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In a message dated 97-03-28 16:28:28 EST, firstname.lastname@example.org (Jonathan R.
<< The only minimally-circular, reproducable, consistant method we have
currently at our disposal to resolve these issues is the evaluation of
shared dervied characteristics, and the postulation phylogeny based on that
data (collectively cladistics/phylogenetic systematics). Only after we have
developed our hypothetical tree can we suggest whether a character is truly
convergent or not. >>
No, only if you think that cladistics has generated the correct phylogeny can
you point out convergent characters, homologies, and so forth. The assumption
that cladistics >must< generate the correct phylogeny is, however, certainly
open to question. Consequently, so are any putatitve homologies and
Let me construct an analogy that may clarify my personal stand on cladistics.
In chess, computers can be programmed to examine billions of possible moves
as they play. But computers, with their brute-force search algorithms, are
almost always beaten by grandmasters, who all too obviously >do not< examine
billions of possibilities when they play. As one grandmaster has put it, they
only examine a few dozen lines of play--the "best" lines of play. How do they
know which are the "best" lines and which need not be considered? Through
vast experience, and by constructing a subtle, strategic game theme soon
after the opening moves. The principles by which such a theme may be
constructed are not well articulated and have thus far defied computer
programming, but they must exist, because the grandmasters keep on winning.
Brute-force computer chess has its uses, of course. The best programs will
defeat 99.9% of all players below grandmaster rank, and computer searches
have disclosed a number of unexpected fine points in endgame analysis that
ordinary humans have overlooked.
If winning a chess game is likened to arriving at a correct phylogeny, then
cladistics is like brute-force chess algorithms, which win against most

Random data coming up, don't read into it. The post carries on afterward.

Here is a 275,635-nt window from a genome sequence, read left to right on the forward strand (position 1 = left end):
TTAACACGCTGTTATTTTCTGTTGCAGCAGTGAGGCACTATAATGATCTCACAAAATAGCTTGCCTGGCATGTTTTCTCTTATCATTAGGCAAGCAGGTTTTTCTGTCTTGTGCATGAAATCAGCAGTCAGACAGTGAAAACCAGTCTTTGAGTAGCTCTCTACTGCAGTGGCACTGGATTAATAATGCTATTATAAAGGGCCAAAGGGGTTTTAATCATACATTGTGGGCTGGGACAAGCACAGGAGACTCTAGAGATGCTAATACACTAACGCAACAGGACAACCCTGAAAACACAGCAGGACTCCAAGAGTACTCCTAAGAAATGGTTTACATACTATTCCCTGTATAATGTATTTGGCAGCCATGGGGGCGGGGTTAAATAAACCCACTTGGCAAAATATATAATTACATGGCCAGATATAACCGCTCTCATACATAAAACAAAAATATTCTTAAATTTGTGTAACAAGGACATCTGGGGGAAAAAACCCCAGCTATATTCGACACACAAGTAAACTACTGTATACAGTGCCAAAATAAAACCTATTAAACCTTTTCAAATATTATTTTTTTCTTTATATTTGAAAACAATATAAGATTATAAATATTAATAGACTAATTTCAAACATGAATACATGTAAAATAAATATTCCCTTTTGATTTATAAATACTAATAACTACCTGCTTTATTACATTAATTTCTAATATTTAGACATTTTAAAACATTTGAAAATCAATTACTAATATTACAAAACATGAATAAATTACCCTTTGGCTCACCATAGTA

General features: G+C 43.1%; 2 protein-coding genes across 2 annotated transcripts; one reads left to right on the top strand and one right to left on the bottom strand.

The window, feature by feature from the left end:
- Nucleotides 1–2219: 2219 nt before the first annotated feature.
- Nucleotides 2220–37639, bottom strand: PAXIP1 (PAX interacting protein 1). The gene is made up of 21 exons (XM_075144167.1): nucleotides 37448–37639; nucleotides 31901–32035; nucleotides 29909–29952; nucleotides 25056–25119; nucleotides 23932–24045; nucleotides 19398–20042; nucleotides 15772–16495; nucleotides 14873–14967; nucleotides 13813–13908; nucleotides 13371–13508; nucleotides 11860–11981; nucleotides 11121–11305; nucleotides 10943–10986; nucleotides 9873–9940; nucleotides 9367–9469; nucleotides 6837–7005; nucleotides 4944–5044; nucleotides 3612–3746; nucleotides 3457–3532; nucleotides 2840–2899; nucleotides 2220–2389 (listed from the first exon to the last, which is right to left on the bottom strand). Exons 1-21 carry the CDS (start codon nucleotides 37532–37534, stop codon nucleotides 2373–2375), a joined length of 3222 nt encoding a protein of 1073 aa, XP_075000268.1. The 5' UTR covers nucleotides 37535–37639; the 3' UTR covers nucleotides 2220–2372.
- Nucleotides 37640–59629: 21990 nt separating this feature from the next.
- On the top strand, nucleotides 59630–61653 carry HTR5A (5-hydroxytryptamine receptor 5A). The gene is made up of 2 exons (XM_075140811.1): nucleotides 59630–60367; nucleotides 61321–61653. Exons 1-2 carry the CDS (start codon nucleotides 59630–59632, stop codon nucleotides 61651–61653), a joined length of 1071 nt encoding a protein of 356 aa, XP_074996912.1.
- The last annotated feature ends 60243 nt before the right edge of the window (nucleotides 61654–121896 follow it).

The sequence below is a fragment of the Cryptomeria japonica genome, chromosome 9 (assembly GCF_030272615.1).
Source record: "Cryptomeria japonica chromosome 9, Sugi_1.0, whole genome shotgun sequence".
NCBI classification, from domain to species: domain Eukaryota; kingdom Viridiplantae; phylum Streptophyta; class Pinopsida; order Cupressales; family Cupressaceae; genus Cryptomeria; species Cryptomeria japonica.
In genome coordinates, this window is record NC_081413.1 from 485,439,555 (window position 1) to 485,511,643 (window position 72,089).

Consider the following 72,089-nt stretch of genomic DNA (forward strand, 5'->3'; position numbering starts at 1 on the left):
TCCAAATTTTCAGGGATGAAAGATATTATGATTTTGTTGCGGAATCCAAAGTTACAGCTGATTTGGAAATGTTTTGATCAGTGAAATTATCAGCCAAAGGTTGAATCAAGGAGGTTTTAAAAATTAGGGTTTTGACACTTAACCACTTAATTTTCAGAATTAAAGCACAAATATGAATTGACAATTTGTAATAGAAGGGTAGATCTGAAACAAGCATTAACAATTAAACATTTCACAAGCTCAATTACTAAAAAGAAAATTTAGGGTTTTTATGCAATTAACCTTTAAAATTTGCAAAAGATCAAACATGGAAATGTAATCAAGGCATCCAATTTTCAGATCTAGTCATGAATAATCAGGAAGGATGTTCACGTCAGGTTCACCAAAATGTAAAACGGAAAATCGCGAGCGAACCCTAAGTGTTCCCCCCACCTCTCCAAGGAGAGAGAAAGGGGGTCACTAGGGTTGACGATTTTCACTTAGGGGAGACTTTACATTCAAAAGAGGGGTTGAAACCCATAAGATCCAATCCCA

players most of the time. And grandmaster chess represents those phylogenetic
methods that go >beyond cladistics<, experience-based methods and principles
that so far remain only vaguely articulated among evolutionary biologists. It
is these principles that set off the warning bells when cladistics produces
those startling or anomalous results.
For me, the grand theme of archosaurian phylogeny is BCF: the idea that
certain small dinosaurs climbed trees and evolved into gliding and flying
animals before they gave rise to the giant, bipedal walking and running forms
with which we're most familiar. BCF removes the paleornithological objections
to the paradigm of birds as flying dinosaurs by shifting the paradigm to one
of dinosaurs as running, flightless birds. There is no way to reach this
paradigm--or its unshifted antithesis (BADD), for that matter--from
cladistics or from direct analysis of known material. Rather, it is a
unifying theme that accounts in a clean and simple way for a number of
peculiar characters possessed by certain dinosaurs, characters whose
existence would otherwise be the product of _ad hoc_ chance.
If cladistics or any other phylogenetic analysis produces a result that seems
to conflict with BCF, this sets off warning bells that force me to re-examine
the result to see where the problem may lie. If the problem is in BCF, I
modify or discard the theme; but so far the problems seem to have lain with
In BCF, for example, _Mononykus_ is simply a small theropod that retained a
number of flight-related features from its flying common ancestor with
avialan birds. We know this because it possesses a number of theropod
characters lost in all avialan birds and whose presence--as acknowledged by
Novas in his recent paper on alvarezsaurids--must be considered reversals
>if< _Mononykus_ is placed above _Archaeopteryx_ with avialan birds in the
bird-theropod cladogram. Too many reversals--too many characters reappearing
in the same state they were in before being lost--set off loud warning bells
(loudness of bells is directly proportional to the number of reversals) that
the cladistics has come a cropper. I move the branch with _Mononykus_ out of
the avialan clade and farther back among the theropods, and soon the warning
bells stop ringing.
So perhaps the principle here is: Do the cladistics, but if there is an
unusual number of reversals (whatever that may mean), re-examine the
characters and see whether moving the clade will make the worst of the
reversals go away. Cladistic analysis is simply a tool--a worthy tool but
only one among several--for doing phylogeny.